Jan 16, 2019

Medicare Advantage is growing, again

Data: Centers for Medicare & Medicaid Services; Chart: Chris Canipe/Axios

Almost 22.4 million seniors and people with disabilities are enrolled in Medicare Advantage plans for 2019 — up 6.8% from the same point last year, according to preliminary federal data.

Why it matters: The growing enrollment total is in line with what the Trump administration expected and continues a decade-long trend of moving more of the traditional Medicare program into a privatized version run by health insurers.

Winners: Most insurers are winners to some degree, considering MA is "a friendly environment" right now for the industry. And the biggest companies are getting even bigger.

By the numbers: Together, three companies control more than half of the MA market.

  • UnitedHealth Group: 5.7 million enrollees, up 9%
  • Humana: 3.9 million, up 11%
  • Aetna (now owned by CVS Health): 2.1 million, up 23%

The big picture: The federal government is expected to pay MA insurers $250 billion this year. With profit margins hovering around 4% or higher for many companies, that equals billions of dollars of profit.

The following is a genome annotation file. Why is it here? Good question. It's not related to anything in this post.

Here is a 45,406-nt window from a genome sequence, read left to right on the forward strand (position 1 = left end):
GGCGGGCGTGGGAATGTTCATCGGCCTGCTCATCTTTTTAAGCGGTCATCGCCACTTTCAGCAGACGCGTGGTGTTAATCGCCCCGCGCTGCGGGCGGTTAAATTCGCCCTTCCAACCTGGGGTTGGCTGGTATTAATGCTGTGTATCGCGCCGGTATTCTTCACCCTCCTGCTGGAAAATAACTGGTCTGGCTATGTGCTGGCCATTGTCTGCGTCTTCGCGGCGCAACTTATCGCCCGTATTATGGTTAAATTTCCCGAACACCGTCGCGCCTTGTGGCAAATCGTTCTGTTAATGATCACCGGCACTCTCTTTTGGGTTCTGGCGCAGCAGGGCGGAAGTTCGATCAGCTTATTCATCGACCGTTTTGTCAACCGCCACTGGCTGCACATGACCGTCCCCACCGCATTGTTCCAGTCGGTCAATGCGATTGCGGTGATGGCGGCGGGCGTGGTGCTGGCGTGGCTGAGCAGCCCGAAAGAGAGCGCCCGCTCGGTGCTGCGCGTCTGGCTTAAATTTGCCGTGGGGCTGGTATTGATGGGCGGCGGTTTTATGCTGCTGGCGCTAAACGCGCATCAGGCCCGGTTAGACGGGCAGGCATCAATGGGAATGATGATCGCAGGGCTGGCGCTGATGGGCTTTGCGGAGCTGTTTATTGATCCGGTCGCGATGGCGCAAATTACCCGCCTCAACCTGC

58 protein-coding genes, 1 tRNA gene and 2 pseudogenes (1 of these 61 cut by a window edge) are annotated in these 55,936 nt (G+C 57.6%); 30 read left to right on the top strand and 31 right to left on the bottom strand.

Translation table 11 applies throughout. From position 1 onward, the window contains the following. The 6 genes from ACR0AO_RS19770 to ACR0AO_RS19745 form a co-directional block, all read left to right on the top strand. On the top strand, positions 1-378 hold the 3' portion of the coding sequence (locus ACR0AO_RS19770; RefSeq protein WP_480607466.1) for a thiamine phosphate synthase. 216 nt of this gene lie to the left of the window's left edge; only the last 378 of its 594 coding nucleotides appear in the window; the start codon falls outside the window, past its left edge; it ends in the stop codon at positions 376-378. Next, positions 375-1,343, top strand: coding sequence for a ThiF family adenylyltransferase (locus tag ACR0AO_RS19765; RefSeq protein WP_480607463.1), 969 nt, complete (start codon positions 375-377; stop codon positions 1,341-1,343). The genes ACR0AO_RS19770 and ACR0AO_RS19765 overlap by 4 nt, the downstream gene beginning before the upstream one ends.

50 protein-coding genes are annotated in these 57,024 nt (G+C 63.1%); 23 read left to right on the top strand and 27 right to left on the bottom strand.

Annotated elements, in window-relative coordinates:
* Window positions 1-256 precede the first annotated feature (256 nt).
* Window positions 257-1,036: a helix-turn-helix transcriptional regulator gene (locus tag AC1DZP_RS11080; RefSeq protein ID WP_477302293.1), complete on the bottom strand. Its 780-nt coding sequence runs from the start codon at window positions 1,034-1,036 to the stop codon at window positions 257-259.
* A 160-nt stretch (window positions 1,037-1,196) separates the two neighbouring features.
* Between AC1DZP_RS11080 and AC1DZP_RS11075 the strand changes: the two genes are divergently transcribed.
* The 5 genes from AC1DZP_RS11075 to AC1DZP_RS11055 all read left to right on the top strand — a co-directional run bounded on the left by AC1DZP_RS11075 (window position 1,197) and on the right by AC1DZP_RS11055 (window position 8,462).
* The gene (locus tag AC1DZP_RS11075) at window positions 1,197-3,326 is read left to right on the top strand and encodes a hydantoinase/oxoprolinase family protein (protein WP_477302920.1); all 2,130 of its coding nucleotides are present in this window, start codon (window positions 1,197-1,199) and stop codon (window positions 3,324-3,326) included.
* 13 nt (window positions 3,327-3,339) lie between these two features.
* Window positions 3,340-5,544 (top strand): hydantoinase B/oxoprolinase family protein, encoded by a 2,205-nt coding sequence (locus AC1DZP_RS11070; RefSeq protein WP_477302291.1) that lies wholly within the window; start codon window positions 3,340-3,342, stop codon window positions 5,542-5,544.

Yes, but: Federal prosecutors and auditors are scrutinizing the coding practices of MA insurers and may be willing to claw back overpayments soon.

What's next: February's enrollment data will provide an even clearer picture of how much the Medicare Advantage program grew for this year.

Go deeper

The health care industry's happy holidays

Illustration: Eniola Odetunde/Axios

The year-end spending bill in Congress epitomizes the power of health care interests.

The big picture: There are lots of goodies for the industry, while patients will get the worst kind of holiday surprise — more medical bills.

Go deeperArrowDec 20, 2019

The health care debate we ought to be having

Photo Illustration: Sarah Grillo/Axios. Photos: Scott Eisen/Getty Images and Erik McGregor/LightRocket via Getty Images

Americans worry a lot about how to get and pay for good health care, but the 2020 presidential candidates are barely talking about what's at the root of these problems: Almost every incentive in the U.S. health care system is broken.

Why it matters: President Trump and most of the Democratic field are minimizing the hard conversations with voters about why health care eats up so much of each paycheck and what it would really take to change things.

Cigna's big divestiture on its life and disability insurance business

Photo: Julia Rendleman/Getty Images for Eventive Marketing

Cigna finally pulled the trigger on selling its life and disability insurance business, netting $5.3 billion after taxes from New York Life.

The big picture: Health insurers have been divesting products that have less to do with actual medical care and instead combining with companies that sell drug benefits

Go deeperArrowDec 19, 2019